• Energy can be neither created nor destroyed.
    • Energy can be (is) stored or transferred from place to place, or object to object in different ways. There are various kinds of energy.
    • Let's start by looking at kinetic energy.
    • Kinetic Energy
    • All moving things have kinetic energy. It is energy possessed by an object due to its motion or movement. These include very large things, like planets, and very small ones, like atoms. The heavier a thing is, and the faster it moves, the more kinetic...
    • Now let's see this illustration below.
    • There is a small and large ball resting on a table.
    • Kinetic energy example
    • Let us say both balls will fall into the bucket of water.
    • What is going to happen?
    • Motion energy example
    • You will notice that the smaller ball makes a little splash as it falls into the bucket. The heavier ball makes a very big splash. Why?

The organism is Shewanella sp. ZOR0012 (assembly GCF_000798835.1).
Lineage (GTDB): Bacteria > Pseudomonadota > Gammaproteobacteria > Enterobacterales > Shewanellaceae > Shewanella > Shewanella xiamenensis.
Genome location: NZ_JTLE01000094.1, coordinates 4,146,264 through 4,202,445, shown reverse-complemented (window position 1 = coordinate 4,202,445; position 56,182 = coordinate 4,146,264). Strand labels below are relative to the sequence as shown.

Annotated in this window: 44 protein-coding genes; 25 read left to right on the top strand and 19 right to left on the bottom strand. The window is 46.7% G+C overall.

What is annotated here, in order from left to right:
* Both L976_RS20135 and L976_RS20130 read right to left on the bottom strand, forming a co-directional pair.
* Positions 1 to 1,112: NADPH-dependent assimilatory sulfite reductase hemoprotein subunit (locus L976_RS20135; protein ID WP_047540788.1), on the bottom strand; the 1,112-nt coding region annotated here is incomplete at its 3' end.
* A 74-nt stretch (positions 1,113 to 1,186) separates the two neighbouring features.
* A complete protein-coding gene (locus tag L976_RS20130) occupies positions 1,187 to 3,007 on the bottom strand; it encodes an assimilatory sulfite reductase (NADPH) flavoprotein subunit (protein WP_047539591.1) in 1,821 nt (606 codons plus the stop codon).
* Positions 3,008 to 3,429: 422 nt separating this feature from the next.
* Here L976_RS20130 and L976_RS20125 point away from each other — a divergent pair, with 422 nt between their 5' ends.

• Note the following:
    • 1. Both balls had potential energy as they rested on the table.
    • 2. By resting up on a high table, they also had gravitational energy.
    • 3. By moving and falling off the table (movement), potential and gravitational energy changed to Kinetic Energy. Can you guess which of the balls had more kinetic energy? (The big and heavier ball).
    • Mechanical Energy
    • Mechanical energy is often confused with Kinetic and Potential Energy. We will try to make it very easy to understand and know the difference. Before that, we need to understand the word ‘Work’.
    • ‘Work’ is done when a force acts on an object to cause it to move, change shape, displace, or do something physical. For, example, if I push a door open for my pet dog to walk in, work is done on the door (by causing it to open). But what kind of forc...